AccounTrust (post until Sept. 30/18)
Legal Suppliers

Creative billing alternatives to traditional hourly format

With growing pressure on law firms to bill with more predictability, clients would like to see such services more like a commodity instead of billed on an hourly rate, says Toronto legal management consultant Mark Dormer

“And firms have to adapt to this to be able to survive and attract clients,” he tells AdvocateDaily.com.

“It can be very positive for firms but it is really being driven by client expectations and the survival of the firm can depend on its ability to meet those expectations.”

Dormer, owner and president of Cosgrove Associates Inc., says clients are becoming more sophisticated and are demanding greater service from firms while still wanting to pay “reasonable” amounts.

He says traditionally, lawyers billed based on the time expended on the file, but alternative billing systems allow them to be a little more creative. 

“They allow lawyers to get away from a computer printout of time spent on the file and the fee derived from that time.”

Dormer says law firms have employed alternative forms of billing for a while but they may not realize it.

“Smaller cases involving wills and real estate are often billed as a fixed fee as opposed to the hour,” he says. 

“In recent years, there has been a bit of a movement in the legal industry, based on demands from clients, to do the billing a little differently from the billable hour.”

Dormer says when a lawyer provides a quote based on an hourly rate many clients don’t really have a concept of what that means.

“They want to know, ‘What is this going to cost me?’ There is a bit of pressure on law firms to adapt to clients, who seem to want a fixed fee or a range of fees for services rendered rather than counting the hours up after the fact and sending out a bill.”

Dormer, whose company helps law firms become more efficient and profitable, says Cosgrove Associates often suggests that lawyers transition away from a bill that lists all of the activity on the file — drafting letters, reading emails, making telephone calls, etc. — to prepare one that tells more of a story of the firm's successes in working with the client.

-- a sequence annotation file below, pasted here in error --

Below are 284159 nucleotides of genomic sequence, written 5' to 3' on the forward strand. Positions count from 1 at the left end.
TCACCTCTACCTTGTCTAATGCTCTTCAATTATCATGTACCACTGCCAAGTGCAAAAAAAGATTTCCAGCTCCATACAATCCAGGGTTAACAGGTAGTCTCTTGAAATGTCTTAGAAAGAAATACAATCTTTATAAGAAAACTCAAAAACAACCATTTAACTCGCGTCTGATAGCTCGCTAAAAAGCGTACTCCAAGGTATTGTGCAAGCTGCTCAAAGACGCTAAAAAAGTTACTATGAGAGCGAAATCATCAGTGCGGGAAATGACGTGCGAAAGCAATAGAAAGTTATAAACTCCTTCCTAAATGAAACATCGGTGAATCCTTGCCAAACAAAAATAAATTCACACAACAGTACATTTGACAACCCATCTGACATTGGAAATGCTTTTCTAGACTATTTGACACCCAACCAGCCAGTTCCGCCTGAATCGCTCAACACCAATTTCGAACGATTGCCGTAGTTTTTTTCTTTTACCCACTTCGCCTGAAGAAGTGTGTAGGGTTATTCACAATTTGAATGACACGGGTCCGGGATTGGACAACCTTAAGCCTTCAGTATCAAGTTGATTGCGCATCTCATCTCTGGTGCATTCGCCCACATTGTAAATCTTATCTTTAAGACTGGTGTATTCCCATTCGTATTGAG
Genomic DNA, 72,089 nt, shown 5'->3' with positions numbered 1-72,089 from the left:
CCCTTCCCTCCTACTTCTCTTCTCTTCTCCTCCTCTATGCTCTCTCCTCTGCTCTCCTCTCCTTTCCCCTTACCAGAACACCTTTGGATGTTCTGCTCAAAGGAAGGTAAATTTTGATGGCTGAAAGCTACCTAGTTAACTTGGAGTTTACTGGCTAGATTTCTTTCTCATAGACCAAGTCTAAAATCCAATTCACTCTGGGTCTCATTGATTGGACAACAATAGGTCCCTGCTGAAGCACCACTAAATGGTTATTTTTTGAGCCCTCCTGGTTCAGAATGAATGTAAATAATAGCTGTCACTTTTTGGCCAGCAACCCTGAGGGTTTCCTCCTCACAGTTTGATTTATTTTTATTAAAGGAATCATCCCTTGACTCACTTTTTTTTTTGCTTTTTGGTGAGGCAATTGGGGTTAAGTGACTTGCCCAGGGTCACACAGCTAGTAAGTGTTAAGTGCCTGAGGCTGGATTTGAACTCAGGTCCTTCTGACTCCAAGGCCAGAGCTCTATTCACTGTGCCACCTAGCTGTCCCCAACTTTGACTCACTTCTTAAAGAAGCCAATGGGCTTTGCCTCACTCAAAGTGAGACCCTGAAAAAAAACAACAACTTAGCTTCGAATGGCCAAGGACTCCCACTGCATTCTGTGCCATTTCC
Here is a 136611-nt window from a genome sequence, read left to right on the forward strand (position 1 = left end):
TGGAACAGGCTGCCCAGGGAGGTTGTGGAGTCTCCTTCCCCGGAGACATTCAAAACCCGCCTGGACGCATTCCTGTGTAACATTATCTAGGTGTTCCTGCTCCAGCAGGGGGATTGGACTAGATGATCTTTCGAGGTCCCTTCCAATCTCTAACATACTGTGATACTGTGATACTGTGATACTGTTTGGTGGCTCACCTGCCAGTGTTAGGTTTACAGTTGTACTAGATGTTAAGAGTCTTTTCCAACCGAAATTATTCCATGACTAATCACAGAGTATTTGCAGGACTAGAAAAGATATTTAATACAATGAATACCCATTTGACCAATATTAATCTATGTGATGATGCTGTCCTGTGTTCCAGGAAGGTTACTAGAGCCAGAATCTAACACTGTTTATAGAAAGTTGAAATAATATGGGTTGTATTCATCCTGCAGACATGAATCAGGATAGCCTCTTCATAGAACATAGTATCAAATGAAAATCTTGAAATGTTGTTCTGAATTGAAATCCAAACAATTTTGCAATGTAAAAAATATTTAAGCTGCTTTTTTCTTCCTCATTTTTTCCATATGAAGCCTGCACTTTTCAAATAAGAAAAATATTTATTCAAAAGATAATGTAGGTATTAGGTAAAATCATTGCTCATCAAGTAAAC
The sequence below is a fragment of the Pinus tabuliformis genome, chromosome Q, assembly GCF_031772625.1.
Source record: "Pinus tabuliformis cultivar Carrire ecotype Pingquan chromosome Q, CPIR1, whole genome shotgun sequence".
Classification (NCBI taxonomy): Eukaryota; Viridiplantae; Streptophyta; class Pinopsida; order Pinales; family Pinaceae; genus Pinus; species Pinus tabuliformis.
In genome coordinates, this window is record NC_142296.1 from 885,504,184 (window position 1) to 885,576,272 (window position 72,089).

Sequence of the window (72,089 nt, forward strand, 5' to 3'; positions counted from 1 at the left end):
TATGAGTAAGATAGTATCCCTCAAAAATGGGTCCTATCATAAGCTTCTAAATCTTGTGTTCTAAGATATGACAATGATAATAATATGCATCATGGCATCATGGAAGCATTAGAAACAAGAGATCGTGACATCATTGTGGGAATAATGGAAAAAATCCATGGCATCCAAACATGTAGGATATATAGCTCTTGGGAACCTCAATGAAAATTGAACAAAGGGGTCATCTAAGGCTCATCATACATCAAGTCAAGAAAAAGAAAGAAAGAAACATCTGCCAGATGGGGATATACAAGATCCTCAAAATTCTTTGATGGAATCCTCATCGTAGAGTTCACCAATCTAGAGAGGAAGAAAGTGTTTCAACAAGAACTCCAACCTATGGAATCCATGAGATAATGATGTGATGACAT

“What did the lawyer save the client in terms of fees for a lawsuit, for example, or what was accomplished substantively?" he says. “That way, the client can actually see the value that the firm added to the client, rather than just seeing a billing sheet with an itemized list of individual tasks.”

In fact, the bill itself can be a good marketing tool, Dormer says. 

“It can reinforce what happened with the matter or the task that the law firm was retained to do,” he says. 

Dormer says many of the younger lawyers in small firms are moving away from the billable hour while the larger, more established firms are a little slower to adopt alternative billing methods. 

But it’s never too late to make changes and there’s no specific time of the year that works best, he adds.

“January may be a good time to start planning for such changes, but at a certain point, a lawyer has to say, ‘All new clients will be on the new system,’ and within a short period of time it will be used for all clients," he says.

In adopting new billing systems, Dormer says law firms have to be careful not to underestimate the time it takes to complete a file.

“Some people think that the advent of alternative billing means they have to stop entering their time on the files, but it really isn’t the case,” he says. “Lawyers need to keep docketing on the files so they can see how they are recovering on these alternative arrangements.”

In order to provide as realistic a quote as possible for clients, lawyers need to gather as much information as they can up front regarding a number of factors: the economics of the client, the details of the case and the client’s expectations, Dormer says.

“Knowing the client’s expectations early on will help the lawyer work towards them,” he says. 

Experienced counsel often can estimate how long certain tasks can take, but newer lawyers may want to stick to the traditional billable hour for a while to help figure out how long things take, Dormer notes. 

“You have to make sure you understand what the realistic fees are for certain kinds of work,” he says. “Sometimes you will be a little over and sometimes a little under but it’s important to make sure you get a good recovery rate and that the firm remains profitable.

“There are times that cases will go off the rails and move in unexpected directions so it’s critical that it’s communicated immediately to the client. Perhaps at that point, the file needs to be switched to the traditional hourly billing method.”

Dormer says it’s also important that the engagement letter with the client sets out these specifics. This is usually sent out almost immediately after the lawyer is retained, he adds.

To Read More Cosgrove Associates Inc. Posts Click Here
Lawyer Directory
NearZeroToronto Lawyers Association (post to 6.30.19)MKD International (post until Sept. 30/18)Feldstein Family Law (post until May 31/19)Jordana Goldlist (post until Sept. 30/18)Davidson Fraese (post until Sept. 31/18)Shekter Dychtenberg LLPAchkar Law